Dr. Alyssa Morris

As musicians, we are constantly seeking to push boundaries and advance our fields in new, innovative ways to continue evolving our various professions. One individual making great strides in the oboe and chamber music worlds is American oboist, composer, and educator Alyssa Morris. In addition to serving as Assistant Professor of Oboe and Music Theory at Kansas State University and principal oboist of the Topeka Symphony Orchestra and Wichita Grand Opera, Dr. Morris has achieved high recognition for her wildly entertaining collection of compositions written over the past decade and a half.

The first of Alyssa Morris’ works I was introduced to was her 2007 composition Four Personalities, a four-movement piece for oboe and piano that is inspired by the Hartman personality test. One of the very first words that pops into my head when describing this piece is simply “fun” - it is clear both the audiences and performers alike have an absolute blast whenever this selection is on the program. The palpable energy present in Four Personalities is one of Morris’ defining compositional characteristics and can be seen throughout many of her other works as well, most notably Dreamscape for oboe and orchestra and Where Do Children Come From? for oboe and piano. Part of this energy comes from her ability to merge differing musical styles together to create new experiences for listeners. Many of Morris’ pieces contain jazzy influences that have historically not been viewed as styles of music within reach of double reed instruments. However, Morris does an excellent job of bridging the stylistic gap by pushing standard notions and composing invigorating works from a wide range of influences.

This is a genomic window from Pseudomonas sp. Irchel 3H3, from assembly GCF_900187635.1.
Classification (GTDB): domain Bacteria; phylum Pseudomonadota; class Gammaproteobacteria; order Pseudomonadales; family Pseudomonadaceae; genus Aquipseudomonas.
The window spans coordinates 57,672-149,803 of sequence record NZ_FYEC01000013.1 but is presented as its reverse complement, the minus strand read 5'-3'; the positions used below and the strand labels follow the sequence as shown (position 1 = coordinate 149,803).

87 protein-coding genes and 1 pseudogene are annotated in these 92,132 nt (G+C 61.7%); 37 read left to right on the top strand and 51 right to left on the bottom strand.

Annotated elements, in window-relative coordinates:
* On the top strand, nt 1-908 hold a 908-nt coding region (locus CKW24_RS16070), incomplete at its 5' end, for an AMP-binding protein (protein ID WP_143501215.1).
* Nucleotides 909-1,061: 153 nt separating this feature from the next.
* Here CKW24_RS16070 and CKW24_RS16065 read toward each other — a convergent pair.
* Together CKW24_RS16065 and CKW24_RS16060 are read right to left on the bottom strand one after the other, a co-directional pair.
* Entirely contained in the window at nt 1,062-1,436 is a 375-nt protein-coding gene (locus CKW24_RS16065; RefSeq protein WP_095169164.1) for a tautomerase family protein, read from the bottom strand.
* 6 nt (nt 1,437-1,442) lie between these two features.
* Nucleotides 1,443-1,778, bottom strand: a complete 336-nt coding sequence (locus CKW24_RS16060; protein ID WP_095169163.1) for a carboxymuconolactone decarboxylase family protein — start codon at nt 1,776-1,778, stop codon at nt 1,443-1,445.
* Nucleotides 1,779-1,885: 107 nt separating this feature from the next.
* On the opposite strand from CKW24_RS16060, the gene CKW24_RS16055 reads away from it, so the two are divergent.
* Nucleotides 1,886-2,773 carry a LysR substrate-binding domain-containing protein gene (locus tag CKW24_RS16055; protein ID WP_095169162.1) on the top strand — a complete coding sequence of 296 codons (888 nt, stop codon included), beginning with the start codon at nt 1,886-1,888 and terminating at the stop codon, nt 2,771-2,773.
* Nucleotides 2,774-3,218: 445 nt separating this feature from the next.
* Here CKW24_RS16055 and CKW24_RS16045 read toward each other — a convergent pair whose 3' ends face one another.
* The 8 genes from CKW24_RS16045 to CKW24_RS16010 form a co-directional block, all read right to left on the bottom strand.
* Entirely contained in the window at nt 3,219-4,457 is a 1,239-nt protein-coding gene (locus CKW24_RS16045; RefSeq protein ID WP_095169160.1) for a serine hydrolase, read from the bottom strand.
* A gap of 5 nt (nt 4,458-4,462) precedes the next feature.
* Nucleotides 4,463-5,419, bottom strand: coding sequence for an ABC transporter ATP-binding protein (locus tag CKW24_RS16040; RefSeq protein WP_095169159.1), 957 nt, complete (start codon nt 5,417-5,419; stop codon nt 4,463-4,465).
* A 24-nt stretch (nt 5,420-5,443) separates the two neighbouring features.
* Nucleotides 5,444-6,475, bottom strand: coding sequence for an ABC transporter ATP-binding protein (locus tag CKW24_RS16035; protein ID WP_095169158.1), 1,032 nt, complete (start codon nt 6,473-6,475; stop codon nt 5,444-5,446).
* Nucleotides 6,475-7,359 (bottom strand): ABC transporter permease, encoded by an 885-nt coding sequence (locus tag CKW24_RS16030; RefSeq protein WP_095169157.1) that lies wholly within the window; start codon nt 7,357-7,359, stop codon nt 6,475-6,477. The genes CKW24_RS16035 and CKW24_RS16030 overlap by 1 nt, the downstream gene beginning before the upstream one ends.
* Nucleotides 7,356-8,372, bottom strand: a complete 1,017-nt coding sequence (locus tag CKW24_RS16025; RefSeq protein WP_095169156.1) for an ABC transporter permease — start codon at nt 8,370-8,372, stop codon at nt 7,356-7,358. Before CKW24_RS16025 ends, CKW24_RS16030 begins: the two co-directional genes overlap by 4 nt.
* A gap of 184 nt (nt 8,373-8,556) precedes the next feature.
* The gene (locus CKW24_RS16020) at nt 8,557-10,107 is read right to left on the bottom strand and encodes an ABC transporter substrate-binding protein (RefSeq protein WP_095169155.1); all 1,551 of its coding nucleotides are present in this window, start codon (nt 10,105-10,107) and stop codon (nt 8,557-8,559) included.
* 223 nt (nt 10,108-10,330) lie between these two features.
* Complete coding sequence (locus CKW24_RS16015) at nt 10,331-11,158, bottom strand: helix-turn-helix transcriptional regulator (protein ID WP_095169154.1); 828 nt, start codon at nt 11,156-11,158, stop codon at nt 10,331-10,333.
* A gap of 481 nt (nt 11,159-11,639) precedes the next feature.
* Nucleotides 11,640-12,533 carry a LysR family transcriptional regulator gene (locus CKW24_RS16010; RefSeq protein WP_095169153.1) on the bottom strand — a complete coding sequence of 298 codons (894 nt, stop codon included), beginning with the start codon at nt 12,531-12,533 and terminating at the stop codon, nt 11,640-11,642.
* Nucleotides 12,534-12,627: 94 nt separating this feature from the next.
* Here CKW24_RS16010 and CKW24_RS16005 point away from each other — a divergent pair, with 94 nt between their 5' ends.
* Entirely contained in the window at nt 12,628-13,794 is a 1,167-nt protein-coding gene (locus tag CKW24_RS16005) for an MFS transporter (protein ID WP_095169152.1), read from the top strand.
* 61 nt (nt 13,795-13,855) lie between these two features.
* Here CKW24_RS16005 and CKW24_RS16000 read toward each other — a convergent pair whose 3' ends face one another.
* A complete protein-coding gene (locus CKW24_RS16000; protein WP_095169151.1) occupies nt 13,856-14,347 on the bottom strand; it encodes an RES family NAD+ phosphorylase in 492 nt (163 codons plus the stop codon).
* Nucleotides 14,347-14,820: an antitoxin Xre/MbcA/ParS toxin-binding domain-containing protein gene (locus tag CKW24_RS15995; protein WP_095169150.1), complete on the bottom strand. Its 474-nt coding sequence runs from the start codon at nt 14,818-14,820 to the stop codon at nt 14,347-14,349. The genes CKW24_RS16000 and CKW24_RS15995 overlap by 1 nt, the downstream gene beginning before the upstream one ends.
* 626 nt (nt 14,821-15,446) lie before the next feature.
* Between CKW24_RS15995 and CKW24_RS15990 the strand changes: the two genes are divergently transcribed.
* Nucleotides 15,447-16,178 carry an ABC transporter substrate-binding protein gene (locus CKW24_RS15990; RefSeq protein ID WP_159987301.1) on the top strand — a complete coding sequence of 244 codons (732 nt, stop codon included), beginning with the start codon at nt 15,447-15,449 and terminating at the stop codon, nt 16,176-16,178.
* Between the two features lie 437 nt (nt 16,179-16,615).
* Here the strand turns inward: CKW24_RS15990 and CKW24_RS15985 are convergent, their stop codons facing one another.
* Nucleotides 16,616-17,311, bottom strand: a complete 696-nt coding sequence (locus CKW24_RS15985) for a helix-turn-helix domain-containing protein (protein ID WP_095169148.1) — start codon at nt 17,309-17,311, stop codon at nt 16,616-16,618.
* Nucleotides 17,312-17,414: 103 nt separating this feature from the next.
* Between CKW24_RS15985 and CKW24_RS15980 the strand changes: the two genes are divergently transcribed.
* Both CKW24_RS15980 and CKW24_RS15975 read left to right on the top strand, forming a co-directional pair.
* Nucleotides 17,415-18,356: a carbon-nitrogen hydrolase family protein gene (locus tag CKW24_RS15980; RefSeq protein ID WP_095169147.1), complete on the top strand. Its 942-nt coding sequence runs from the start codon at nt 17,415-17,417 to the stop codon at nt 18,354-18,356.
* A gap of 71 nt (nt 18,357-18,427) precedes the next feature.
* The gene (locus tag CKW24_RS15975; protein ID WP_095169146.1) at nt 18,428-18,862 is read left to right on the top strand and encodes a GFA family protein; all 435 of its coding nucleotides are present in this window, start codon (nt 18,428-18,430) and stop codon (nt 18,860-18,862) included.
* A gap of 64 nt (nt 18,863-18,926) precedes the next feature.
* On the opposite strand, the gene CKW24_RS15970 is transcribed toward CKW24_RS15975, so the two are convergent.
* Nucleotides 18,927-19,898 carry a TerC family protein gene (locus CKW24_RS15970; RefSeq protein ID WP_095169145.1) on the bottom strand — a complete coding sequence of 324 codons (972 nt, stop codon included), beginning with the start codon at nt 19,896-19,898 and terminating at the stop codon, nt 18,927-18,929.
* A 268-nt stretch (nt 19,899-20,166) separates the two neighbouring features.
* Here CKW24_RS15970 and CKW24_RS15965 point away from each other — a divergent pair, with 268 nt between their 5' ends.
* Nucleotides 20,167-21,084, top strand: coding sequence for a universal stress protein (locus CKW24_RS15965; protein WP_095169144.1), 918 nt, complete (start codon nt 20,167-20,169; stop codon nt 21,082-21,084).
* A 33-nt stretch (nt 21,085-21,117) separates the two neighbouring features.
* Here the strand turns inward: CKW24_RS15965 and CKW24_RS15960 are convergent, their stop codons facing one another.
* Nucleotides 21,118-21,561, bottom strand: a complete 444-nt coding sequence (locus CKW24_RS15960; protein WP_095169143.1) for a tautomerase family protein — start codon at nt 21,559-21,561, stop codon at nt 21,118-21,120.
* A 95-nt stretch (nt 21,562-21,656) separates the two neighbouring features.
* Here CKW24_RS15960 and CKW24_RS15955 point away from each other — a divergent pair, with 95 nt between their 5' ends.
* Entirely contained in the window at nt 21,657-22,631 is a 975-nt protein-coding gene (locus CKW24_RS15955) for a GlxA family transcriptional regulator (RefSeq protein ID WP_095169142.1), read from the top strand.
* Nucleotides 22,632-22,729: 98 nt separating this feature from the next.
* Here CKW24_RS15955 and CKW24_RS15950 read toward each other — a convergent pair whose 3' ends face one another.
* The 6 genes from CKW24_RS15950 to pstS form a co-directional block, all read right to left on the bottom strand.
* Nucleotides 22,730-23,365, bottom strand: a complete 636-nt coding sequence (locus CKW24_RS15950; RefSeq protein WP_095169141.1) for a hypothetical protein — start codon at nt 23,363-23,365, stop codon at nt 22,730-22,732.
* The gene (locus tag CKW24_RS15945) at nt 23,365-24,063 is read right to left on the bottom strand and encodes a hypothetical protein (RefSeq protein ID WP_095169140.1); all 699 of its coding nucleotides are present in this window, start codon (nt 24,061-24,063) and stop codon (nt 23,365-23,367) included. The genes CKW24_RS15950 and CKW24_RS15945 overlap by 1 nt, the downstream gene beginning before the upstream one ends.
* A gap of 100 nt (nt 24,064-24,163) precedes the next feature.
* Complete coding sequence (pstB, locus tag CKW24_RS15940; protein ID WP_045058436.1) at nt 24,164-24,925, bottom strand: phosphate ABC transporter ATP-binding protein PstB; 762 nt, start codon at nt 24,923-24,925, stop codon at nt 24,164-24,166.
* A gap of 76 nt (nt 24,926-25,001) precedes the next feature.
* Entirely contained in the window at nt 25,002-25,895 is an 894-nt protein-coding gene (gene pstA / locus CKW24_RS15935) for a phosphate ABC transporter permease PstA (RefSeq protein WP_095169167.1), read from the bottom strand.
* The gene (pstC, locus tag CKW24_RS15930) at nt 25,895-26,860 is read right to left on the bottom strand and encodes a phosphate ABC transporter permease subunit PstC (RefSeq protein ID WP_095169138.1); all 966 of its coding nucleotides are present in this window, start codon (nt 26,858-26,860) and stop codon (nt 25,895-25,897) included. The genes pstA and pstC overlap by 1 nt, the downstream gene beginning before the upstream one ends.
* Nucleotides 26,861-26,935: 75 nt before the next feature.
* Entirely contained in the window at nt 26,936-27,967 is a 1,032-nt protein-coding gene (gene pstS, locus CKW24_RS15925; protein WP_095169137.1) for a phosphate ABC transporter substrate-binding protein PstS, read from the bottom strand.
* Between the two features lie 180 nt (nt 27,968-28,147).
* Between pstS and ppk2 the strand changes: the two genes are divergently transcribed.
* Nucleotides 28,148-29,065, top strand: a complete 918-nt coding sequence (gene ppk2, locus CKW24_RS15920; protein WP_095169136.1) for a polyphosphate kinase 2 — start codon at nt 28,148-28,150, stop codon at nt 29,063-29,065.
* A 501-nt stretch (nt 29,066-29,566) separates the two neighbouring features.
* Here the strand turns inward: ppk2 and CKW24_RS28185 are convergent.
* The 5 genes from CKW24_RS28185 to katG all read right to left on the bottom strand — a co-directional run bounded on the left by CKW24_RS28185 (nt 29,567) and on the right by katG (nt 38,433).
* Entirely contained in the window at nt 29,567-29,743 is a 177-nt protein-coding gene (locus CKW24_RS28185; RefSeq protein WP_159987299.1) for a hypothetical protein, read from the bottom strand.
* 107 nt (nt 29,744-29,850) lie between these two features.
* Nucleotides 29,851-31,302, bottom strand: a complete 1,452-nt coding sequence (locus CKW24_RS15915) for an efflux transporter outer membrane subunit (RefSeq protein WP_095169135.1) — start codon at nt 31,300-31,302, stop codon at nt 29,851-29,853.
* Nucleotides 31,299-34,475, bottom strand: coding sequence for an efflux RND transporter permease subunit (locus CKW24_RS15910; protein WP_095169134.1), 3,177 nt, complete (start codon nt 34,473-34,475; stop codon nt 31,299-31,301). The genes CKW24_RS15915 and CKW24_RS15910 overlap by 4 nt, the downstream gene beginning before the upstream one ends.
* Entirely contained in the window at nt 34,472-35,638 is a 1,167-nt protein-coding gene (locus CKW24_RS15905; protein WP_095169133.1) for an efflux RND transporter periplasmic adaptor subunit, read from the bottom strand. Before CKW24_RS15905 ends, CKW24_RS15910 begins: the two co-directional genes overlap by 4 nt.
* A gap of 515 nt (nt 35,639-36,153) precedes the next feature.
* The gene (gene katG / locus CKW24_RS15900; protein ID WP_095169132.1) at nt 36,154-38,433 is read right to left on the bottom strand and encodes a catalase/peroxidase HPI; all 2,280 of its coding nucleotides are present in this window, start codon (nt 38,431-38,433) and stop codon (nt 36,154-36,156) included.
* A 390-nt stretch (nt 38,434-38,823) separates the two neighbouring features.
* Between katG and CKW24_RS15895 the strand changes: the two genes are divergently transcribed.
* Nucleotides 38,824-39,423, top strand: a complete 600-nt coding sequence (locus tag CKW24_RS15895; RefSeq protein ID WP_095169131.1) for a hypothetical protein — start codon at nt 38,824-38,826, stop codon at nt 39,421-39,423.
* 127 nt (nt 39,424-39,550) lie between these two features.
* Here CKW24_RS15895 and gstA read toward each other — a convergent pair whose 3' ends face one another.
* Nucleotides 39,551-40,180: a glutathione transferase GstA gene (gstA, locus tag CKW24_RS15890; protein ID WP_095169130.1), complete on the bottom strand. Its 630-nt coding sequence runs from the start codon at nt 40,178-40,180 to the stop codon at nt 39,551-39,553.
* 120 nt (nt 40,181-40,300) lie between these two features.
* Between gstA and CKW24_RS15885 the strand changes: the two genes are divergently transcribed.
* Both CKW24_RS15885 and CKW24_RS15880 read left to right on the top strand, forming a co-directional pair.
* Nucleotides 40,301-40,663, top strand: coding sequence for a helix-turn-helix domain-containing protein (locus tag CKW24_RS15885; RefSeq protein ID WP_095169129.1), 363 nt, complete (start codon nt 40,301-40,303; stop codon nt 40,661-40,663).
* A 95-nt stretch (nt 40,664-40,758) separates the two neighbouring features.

Another of Morris’ stylistic specialties is her ability to communicate detailed moods, stories, or events with utmost clarity in her writing. Much of her music is heavily influenced by very specific emotions or outside elements that are effectively and clearly personified through her pieces. Some great examples of this technique include:

  • Chrysalis, a three-movement story of a butterfly’s transformation for English horn and piano

  • Coping for flute, oboe, and piano, which is dedicated to and illustrates feelings of those who suffer from various depressive mental health issues

  • Up and Away, the musical analogy of a balloon for oboe, bassoon, and piano

Audiences will have no issues distinguishing between different ideas and making musical connections to outside thoughts and sources just as the composer intends.

While I am a huge fan of Alyssa Morris’ playing and compositions separately, I am also inspired by the way in which she balances all her involvement in various musical disciplines. She has been able to successfully strike a balance in juggling performing, composing, and teaching (not to mention her personal life!) - something many of us strive for on a daily basis.

For more information and links to recordings from the womxn at the forefront of the oboe world today, visit Dr. Morris’ website !

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